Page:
In Japan, the hobby of kite flying has risen to an art form. Kites, or “tako,” were originally brought to Japan from China by Buddhist missionaries in 649-794 AD. Kites were mainly used for religious events and celebrations, but the innovative Japanese also found a way to use them in the construction of shrines and temples. Large kites were used to lift building material such as tiles to workers on scaffolds and roof tops.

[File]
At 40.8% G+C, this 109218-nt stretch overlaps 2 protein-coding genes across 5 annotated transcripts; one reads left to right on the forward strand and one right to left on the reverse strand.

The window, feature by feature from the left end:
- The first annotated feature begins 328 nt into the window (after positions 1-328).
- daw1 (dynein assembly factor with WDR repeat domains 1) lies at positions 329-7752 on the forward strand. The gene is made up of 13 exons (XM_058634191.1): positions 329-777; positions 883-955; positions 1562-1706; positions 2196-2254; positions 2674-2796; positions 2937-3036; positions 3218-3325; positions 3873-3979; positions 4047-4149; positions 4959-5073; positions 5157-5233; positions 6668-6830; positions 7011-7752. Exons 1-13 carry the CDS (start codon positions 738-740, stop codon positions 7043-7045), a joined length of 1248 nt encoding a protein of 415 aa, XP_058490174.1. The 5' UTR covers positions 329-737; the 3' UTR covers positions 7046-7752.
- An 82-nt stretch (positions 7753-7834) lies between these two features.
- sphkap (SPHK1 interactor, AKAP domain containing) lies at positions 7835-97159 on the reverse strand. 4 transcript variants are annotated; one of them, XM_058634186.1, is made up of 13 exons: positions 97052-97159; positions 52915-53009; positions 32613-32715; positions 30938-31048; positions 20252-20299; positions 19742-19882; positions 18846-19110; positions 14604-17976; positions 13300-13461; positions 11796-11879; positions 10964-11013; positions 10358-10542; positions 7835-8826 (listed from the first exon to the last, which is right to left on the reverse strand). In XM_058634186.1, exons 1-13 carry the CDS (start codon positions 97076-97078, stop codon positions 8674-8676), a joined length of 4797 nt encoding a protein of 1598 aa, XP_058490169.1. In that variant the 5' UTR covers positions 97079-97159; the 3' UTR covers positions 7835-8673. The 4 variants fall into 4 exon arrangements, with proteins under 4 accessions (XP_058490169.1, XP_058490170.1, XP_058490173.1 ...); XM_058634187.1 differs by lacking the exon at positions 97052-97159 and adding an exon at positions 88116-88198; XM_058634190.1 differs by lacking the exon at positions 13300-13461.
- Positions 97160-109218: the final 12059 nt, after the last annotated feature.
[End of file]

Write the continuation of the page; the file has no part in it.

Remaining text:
During the Edo Period (1603-1867) when Japan distanced itself from the outside world, kite making flourished. New styles and designs were created, usually depicting characters of Japanese folk lore or artwork with religious meaning.